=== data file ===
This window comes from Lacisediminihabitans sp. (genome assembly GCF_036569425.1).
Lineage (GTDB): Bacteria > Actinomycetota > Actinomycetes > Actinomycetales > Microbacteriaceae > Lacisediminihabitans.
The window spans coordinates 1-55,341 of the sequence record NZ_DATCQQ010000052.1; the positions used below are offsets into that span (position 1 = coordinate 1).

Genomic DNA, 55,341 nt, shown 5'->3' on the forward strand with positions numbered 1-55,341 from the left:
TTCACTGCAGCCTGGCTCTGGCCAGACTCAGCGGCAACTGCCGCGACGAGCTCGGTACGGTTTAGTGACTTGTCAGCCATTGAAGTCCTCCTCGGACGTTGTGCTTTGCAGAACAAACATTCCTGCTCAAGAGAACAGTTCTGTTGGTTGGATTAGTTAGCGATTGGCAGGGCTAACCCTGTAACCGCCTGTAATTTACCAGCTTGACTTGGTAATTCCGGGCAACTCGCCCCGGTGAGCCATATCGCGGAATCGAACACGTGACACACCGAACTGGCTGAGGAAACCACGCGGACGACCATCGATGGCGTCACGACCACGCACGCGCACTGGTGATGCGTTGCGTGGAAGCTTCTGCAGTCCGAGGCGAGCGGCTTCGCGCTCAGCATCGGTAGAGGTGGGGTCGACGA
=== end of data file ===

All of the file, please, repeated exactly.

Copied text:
This window comes from Lacisediminihabitans sp. (genome assembly GCF_036569425.1).
Lineage (GTDB): Bacteria > Actinomycetota > Actinomycetes > Actinomycetales > Microbacteriaceae > Lacisediminihabitans.
The window spans coordinates 1-55,341 of the sequence record NZ_DATCQQ010000052.1; the positions used below are offsets into that span (position 1 = coordinate 1).

Genomic DNA, 55,341 nt, shown 5'->3' on the forward strand with positions numbered 1-55,341 from the left:
TTCACTGCAGCCTGGCTCTGGCCAGACTCAGCGGCAACTGCCGCGACGAGCTCGGTACGGTTTAGTGACTTGTCAGCCATTGAAGTCCTCCTCGGACGTTGTGCTTTGCAGAACAAACATTCCTGCTCAAGAGAACAGTTCTGTTGGTTGGATTAGTTAGCGATTGGCAGGGCTAACCCTGTAACCGCCTGTAATTTACCAGCTTGACTTGGTAATTCCGGGCAACTCGCCCCGGTGAGCCATATCGCGGAATCGAACACGTGACACACCGAACTGGCTGAGGAAACCACGCGGACGACCATCGATGGCGTCACGACCACGCACGCGCACTGGTGATGCGTTGCGTGGAAGCTTCTGCAGTCCGAGGCGAGCGGCTTCGCGCTCAGCATCGGTAGAGGTGGGGTCGACGA